Movie review: ‘Big Hero 6’

Big Hero 6

* * * * *  (out of five)

Directors: Don Hall, Chris Williams

Cast: Voices of Scott Adsit, Ryan Potter, Daniel Henney, T.J. Miller, Jamie Chung, Damon Wayans Jr., Genesis Rodriguez, James Cromwell, Maya Rudolph

Rating: PG (action, peril, rude humor, thematic elements)

Run time: 108 min.


Posted 6:45am on Friday, Nov. 07, 2014

At first glance, you wouldn’t think that a mouthless robot that looks like a hybrid of the Pillsbury Doughboy and Frosty the Snowman would have much depth of character.

But the huggable Baymax in Disney’s newest animated sensation Big Hero 6 is one of the many elements of surprise in this superhero origin tale.

The story begins in the streets of San Fransokyo, an imaginary futuristic mash-up of San Francisco and Tokyo, where cocky teen prodigy Hiro Hamada (Ryan Potter) is about to pull one over on an underground robot fight. When things start to get heated, big brother Tadashi (Daniel Henney) whisks Hiro away from the shady world only to be caught by the police. Aunt Cass (Maya Rudolph), who became the boys’ guardian after the deaths of their parents when Hiro was just a toddler, must bail them out.

As the lone father figure in Hiro’s life, Tadashi tries to persuade Hiro, who graduated high school at 13, to use his genius in a positive way. Tadashi seemingly gives in to Hiro’s vice and offers to take him to the next robot fight. Instead, Tadashi takes a detour to his school lab at San Fransokyo Tech, where Hiro meets his brother’s nerdy friends and gets inspired by their science projects.

There’s Wasabi (Damon Wayans Jr.), a detail-oriented neat freak who is building a precision plasma blade. Honey Lemon (Genesis Rodriguez) is a close-talker chemist who is as bubbly as her chemical concoctions. The sarcastic speedster GoGo Tomago (Jamie Chung) is a tough-as-nails daredevil who uses maglev discs as wheels on her bicycles and on foes. Lastly, there’s Fred (T.J. Miller), who is seriously just a dude. The unregistered student hangs out at the lab for kicks. He’s the ultimate fanboy and comic book aficionado who always has ideas for what his brainiac friends could invent for the superhero quests in his mind.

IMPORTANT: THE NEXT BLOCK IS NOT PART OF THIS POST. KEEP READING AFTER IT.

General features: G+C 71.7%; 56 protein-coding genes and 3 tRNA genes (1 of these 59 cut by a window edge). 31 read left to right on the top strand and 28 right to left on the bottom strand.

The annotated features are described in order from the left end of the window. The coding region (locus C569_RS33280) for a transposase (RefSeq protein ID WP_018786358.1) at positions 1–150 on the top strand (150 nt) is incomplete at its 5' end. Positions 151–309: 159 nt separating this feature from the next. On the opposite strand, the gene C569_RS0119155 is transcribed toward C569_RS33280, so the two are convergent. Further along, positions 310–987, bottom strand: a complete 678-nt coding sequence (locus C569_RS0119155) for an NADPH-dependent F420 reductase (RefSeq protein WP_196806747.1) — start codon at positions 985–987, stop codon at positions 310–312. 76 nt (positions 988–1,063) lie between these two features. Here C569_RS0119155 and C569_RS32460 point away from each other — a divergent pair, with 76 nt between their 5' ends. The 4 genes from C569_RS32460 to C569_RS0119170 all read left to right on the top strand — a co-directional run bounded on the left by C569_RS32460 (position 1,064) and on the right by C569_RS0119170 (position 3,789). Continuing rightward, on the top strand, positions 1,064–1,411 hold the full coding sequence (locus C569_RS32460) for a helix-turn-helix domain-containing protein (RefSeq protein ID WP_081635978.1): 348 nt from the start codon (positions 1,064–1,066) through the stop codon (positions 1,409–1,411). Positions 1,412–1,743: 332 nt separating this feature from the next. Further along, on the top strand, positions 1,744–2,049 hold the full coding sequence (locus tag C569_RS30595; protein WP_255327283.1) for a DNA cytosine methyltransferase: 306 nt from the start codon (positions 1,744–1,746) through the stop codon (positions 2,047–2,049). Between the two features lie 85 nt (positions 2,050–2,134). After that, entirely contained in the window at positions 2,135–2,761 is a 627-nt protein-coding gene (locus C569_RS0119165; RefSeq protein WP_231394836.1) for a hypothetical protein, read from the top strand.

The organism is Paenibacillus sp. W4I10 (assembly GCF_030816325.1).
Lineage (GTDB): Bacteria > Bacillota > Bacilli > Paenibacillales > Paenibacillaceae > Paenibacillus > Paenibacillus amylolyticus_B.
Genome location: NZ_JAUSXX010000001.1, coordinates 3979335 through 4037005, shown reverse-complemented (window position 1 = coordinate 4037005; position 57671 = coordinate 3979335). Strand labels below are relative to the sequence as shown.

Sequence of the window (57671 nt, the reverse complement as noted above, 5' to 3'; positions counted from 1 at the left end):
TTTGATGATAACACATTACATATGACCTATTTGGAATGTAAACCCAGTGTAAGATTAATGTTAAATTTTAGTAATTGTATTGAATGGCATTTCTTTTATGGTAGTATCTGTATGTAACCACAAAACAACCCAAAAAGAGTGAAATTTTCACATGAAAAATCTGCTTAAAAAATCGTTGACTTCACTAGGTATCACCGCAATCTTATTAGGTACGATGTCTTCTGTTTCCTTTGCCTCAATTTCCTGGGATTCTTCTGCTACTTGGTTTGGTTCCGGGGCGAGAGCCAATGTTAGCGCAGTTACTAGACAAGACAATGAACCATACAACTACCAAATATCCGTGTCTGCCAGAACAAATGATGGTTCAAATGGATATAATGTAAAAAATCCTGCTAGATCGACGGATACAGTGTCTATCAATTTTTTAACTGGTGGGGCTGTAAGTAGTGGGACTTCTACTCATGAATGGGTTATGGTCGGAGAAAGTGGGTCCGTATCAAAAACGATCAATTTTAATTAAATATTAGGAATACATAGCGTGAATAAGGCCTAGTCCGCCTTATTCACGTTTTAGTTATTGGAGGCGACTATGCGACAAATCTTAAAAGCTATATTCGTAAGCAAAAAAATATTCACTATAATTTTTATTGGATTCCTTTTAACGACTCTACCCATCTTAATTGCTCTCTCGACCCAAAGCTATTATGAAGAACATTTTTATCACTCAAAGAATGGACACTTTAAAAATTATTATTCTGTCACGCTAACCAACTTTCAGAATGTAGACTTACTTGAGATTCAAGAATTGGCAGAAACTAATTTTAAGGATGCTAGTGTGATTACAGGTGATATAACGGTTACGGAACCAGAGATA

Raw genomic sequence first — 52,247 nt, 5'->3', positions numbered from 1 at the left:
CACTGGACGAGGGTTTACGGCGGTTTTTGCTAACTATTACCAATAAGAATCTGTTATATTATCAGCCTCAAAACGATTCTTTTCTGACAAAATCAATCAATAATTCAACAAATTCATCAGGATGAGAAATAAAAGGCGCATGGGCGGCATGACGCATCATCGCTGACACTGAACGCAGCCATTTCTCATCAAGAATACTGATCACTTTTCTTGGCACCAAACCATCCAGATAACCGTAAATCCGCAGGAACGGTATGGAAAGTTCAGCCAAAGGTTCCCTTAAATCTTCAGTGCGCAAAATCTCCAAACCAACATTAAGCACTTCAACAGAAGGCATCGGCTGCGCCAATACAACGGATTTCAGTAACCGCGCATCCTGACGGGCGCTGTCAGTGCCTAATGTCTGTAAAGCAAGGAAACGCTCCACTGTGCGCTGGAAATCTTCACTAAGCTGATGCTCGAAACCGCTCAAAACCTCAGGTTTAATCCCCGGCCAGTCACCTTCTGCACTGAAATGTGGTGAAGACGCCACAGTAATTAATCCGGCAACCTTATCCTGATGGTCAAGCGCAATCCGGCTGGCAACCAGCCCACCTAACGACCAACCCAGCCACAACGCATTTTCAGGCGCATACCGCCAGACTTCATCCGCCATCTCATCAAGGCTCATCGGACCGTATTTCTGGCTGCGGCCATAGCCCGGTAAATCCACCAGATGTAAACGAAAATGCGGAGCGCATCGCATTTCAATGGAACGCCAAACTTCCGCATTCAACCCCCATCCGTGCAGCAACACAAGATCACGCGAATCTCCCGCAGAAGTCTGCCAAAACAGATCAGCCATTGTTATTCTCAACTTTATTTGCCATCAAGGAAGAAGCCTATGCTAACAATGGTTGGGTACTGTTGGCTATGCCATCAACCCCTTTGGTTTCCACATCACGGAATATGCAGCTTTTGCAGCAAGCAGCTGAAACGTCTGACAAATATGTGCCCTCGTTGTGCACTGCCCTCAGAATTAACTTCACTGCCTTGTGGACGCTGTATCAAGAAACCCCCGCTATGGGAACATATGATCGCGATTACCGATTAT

After meeting the coeds, Hiro is introduced to Tadashi’s pride and joy: Baymax (Scott Adsit), a healthcare bot that he hopes will help millions someday. When someone has a medical ailment, Baymax springs into action. He assesses the person’s health (“On a scale of 1 to 10, how would you rate your pain?”), helps with treatment and won’t deactivate until the patient is satisfied with the care the robot provides.

Hiro is impressed but is ready to go to his next fight when he runs into Professor Callaghan (James Cromwell), the head of the robotics program and Tadashi’s mentor. The 14-year-old boy genius is so in awe of the professor that he vows to try to get into the school. Hiro works feverishly to create an invention that would wow Callaghan at the school’s expo. When he gets stuck, Tadashi urges Hiro to “use that big brain of yours to think your way out.”

At the expo, a tragic event forces Hiro to find his own way in the world. With the help of Baymax and his new band of lab brothers and sisters, Hiro sets out to solve a mystery, and as Fred aptly puts: “Do you feel this? Our origin story begins.”

Big Hero 6 is very loosely based on the Marvel comics of the same name. But aside from the title and the names of some of the characters, the film weaves a completely original tale. That’s OK because most viewers likely have never heard of the 1998 comics.

The Disney foray distinguishes itself not only in the animation but also the storytelling. If the scenes in San Fransokyo look like nothing you’ve ever seen in 3-D, it’s because Walt Disney Animation Studios created a proprietary system that allows filmmakers to animate hundreds of thousands of unique background characters. But it is the story that will enrapture audiences with its delicate balance between pain and empowerment, humor and humility, and grief and the pursuit of goodness.

Big Hero 6 offers something for everyone: action, camaraderie, superheroes and villains. But mostly, Baymax offers a compassionate and healing voice for those suffering, and a hug that can be felt through the screen.

Don’t miss the opening short Feast about a dog named Winston’s appetite for love, and stay until the very end of the credits for a comedic cameo that fangirls and fanboys will especially appreciate.

Maricar Estrella, 817-390-7720 Twitter: @maricare



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